"Sugar is a cultural construction, a loaded concept. There is no way we emerged unscathed from the [sweetness] of the last century," said de la Pena at the conference.
She traced the history of America's shift from sugar to artificial sweeteners — from the 1920s, when housewives were exhorted to serve up lots of baked sweets because it was good for their families, to the arrival of tiny saccharin pills in silver dishes on 1950s dinner tables and the big success of aspartame in the 1970s.
But some of the sugar substitutes are 200 to 500 times sweeter than sugar, leading to the "incredible sweetening of the American palate," said de la Pena.
It wasn't long before sugar was deemed "poisonous." By the 1980s, the New York Times had equated sugar with "unfiltered cigarettes and cobra venom." Today, artificial sweeteners and the products that contain them are a huge part of a weight-loss industry that pulls in some $45 billion a year in the U.S.
Too many spoonfuls of sugar
Despite a perception that sugar equals fat, those crystalline white granules only contain 18 calories per teaspoon. Doctors say eight teaspoons a day won't do most people much harm, but 22 teaspoons per day — 396 calories, a small meal in itself, and our median consumption level, according to Lustig — will. It's no wonder metabolic syndrome preoccupies health clinics and research labs across the country, including UC's multi-campus Center for Obesity Assessment, Study and Treatment.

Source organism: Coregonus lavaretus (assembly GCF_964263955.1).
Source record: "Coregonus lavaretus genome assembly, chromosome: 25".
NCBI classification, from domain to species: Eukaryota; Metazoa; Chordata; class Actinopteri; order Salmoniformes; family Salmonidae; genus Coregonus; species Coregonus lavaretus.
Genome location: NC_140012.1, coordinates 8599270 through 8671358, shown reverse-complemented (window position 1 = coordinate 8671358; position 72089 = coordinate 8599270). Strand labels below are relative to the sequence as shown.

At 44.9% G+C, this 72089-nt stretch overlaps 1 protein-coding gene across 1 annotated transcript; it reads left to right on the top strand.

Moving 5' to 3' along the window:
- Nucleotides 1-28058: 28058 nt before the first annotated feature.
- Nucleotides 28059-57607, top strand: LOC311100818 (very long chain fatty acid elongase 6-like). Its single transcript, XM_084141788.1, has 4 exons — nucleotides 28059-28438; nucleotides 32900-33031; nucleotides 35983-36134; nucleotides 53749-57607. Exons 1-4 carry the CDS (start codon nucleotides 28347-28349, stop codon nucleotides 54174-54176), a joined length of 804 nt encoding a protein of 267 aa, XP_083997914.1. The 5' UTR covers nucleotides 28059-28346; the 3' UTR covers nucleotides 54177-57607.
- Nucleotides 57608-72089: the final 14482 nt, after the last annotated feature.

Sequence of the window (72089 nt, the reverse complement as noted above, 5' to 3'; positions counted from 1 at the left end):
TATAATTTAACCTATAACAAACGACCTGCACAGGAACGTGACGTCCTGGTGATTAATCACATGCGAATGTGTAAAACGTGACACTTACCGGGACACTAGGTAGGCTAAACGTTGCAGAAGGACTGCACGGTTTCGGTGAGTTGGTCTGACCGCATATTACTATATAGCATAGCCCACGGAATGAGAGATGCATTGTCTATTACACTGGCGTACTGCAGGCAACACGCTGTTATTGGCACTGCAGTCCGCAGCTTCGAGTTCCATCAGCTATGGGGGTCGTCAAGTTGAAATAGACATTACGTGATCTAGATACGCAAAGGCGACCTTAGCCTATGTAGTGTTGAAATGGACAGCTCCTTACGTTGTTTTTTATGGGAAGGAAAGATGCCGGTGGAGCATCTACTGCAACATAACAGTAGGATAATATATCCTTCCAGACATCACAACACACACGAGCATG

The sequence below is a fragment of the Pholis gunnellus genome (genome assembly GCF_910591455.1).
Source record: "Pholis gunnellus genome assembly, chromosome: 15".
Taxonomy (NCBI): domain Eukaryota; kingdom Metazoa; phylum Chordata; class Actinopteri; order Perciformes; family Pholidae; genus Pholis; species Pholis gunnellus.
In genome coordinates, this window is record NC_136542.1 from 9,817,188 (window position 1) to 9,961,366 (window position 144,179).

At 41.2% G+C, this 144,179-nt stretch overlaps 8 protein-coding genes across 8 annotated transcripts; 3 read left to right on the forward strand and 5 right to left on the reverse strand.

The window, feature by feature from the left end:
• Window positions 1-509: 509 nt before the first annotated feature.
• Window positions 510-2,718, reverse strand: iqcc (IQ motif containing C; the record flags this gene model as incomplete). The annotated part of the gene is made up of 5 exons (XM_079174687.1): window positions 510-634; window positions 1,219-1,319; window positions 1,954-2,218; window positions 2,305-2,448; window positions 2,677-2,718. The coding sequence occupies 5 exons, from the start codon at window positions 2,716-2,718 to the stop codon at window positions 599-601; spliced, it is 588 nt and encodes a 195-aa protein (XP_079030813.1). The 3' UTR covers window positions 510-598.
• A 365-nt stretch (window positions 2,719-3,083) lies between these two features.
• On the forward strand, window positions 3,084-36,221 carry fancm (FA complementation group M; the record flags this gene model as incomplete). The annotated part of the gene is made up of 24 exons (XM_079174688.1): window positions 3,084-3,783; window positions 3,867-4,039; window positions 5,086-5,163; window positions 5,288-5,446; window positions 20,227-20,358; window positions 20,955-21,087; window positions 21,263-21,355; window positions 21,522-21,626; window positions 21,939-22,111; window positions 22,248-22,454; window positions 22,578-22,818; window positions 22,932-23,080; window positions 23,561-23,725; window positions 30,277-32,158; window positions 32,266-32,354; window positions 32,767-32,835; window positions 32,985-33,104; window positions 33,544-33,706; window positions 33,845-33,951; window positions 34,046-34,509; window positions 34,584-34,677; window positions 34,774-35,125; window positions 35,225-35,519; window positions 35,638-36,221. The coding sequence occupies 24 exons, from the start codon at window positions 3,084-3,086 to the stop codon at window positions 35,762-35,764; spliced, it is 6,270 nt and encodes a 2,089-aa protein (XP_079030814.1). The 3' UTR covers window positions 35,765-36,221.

In the end, it is likely to take more than homegrown antidotes, such as exercise and a healthy diet, to address the obesity epidemic. COAST's Lustig said societal intervention — in the form of counter-advertising, taxes, access restrictions and industry regulation — worked to curb alcohol and tobacco abuse, and he'd like to see the same war waged on America's sweet tooth.
For starters, he suggests that fast food chains should not be allowed in children's hospitals (28 percent now host them); convenience stores should not sell soda to minors between 3-6 p.m., when the school day ends; and fructose should be removed from the FDA's GRAS (generally regarded as safe) list.
"Obesity is a threat to national security," said Lustig. "‘Just say no' didn't work for drug abuse and it won't work here. We need to change the food environment."